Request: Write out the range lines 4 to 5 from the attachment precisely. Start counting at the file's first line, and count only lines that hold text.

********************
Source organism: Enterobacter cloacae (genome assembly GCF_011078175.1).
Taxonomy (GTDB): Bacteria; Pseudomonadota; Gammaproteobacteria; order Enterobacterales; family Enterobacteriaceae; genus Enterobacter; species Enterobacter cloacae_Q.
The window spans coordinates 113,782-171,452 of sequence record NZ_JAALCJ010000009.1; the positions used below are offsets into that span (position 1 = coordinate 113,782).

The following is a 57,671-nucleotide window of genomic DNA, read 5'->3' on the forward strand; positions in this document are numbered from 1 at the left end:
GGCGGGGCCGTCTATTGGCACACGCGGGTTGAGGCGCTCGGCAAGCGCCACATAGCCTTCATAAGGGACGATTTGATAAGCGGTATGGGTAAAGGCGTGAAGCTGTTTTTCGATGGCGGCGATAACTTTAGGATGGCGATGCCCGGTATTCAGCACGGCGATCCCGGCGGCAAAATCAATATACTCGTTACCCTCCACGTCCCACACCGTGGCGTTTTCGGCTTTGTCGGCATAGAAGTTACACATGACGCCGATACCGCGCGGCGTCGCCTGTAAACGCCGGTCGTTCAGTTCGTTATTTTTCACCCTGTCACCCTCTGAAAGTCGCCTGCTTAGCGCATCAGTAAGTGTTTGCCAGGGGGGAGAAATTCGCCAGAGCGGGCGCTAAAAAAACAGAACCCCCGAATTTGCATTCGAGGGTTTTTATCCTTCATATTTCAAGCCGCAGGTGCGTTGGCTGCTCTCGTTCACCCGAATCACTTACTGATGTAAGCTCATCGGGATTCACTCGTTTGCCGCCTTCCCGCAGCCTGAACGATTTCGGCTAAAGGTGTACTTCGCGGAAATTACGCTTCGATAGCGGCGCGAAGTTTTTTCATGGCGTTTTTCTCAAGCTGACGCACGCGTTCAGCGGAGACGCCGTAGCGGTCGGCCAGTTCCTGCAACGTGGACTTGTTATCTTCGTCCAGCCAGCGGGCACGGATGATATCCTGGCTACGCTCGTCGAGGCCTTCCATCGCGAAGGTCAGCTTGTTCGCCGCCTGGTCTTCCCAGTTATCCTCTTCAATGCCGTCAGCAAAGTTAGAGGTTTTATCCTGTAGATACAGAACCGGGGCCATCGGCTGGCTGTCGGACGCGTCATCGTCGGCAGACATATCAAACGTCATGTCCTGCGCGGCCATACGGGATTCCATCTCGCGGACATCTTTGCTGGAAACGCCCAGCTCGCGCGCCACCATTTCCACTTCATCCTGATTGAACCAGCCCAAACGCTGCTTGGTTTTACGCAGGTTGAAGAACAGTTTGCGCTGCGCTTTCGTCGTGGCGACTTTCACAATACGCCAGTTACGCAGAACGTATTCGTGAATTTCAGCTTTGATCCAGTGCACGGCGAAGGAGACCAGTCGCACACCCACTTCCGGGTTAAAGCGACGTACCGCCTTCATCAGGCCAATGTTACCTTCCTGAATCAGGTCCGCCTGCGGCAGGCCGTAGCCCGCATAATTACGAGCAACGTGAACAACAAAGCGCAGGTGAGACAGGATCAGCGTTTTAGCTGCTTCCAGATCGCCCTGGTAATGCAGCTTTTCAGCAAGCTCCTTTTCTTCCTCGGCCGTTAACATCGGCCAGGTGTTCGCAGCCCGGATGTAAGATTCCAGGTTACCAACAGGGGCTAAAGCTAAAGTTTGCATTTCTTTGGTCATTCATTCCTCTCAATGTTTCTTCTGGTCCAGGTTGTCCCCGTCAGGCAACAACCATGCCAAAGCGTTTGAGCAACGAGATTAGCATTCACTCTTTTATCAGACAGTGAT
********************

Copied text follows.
The following is a 57,671-nucleotide window of genomic DNA, read 5'->3' on the forward strand; positions in this document are numbered from 1 at the left end:
GGCGGGGCCGTCTATTGGCACACGCGGGTTGAGGCGCTCGGCAAGCGCCACATAGCCTTCATAAGGGACGATTTGATAAGCGGTATGGGTAAAGGCGTGAAGCTGTTTTTCGATGGCGGCGATAACTTTAGGATGGCGATGCCCGGTATTCAGCACGGCGATCCCGGCGGCAAAATCAATATACTCGTTACCCTCCACGTCCCACACCGTGGCGTTTTCGGCTTTGTCGGCATAGAAGTTACACATGACGCCGATACCGCGCGGCGTCGCCTGTAAACGCCGGTCGTTCAGTTCGTTATTTTTCACCCTGTCACCCTCTGAAAGTCGCCTGCTTAGCGCATCAGTAAGTGTTTGCCAGGGGGGAGAAATTCGCCAGAGCGGGCGCTAAAAAAACAGAACCCCCGAATTTGCATTCGAGGGTTTTTATCCTTCATATTTCAAGCCGCAGGTGCGTTGGCTGCTCTCGTTCACCCGAATCACTTACTGATGTAAGCTCATCGGGATTCACTCGTTTGCCGCCTTCCCGCAGCCTGAACGATTTCGGCTAAAGGTGTACTTCGCGGAAATTACGCTTCGATAGCGGCGCGAAGTTTTTTCATGGCGTTTTTCTCAAGCTGACGCACGCGTTCAGCGGAGACGCCGTAGCGGTCGGCCAGTTCCTGCAACGTGGACTTGTTATCTTCGTCCAGCCAGCGGGCACGGATGATATCCTGGCTACGCTCGTCGAGGCCTTCCATCGCGAAGGTCAGCTTGTTCGCCGCCTGGTCTTCCCAGTTATCCTCTTCAATGCCGTCAGCAAAGTTAGAGGTTTTATCCTGTAGATACAGAACCGGGGCCATCGGCTGGCTGTCGGACGCGTCATCGTCGGCAGACATATCAAACGTCATGTCCTGCGCGGCCATACGGGATTCCATCTCGCGGACATCTTTGCTGGAAACGCCCAGCTCGCGCGCCACCATTTCCACTTCATCCTGATTGAACCAGCCCAAACGCTGCTTGGTTTTACGCAGGTTGAAGAACAGTTTGCGCTGCGCTTTCGTCGTGGCGACTTTCACAATACGCCAGTTACGCAGAACGTATTCGTGAATTTCAGCTTTGATCCAGTGCACGGCGAAGGAGACCAGTCGCACACCCACTTCCGGGTTAAAGCGACGTACCGCCTTCATCAGGCCAATGTTACCTTCCTGAATCAGGTCCGCCTGCGGCAGGCCGTAGCCCGCATAATTACGAGCAACGTGAACAACAAAGCGCAGGTGAGACAGGATCAGCGTTTTAGCTGCTTCCAGATCGCCCTGGTAATGCAGCTTTTCAGCAAGCTCCTTTTCTTCCTCGGCCGTTAACATCGGCCAGGTGTTCGCAGCCCGGATGTAAGATTCCAGGTTACCAACAGGGGCTAAAGCTAAAGTTTGCATTTCTTTGGTCATTCATTCCTCTCAATGTTTCTTCTGGTCCAGGTTGTCCCCGTCAGGCAACAACCATGCCAAAGCGTTTGAGCAACGAGATTAGCATTCACTCTTTTATCAGACAGTGAT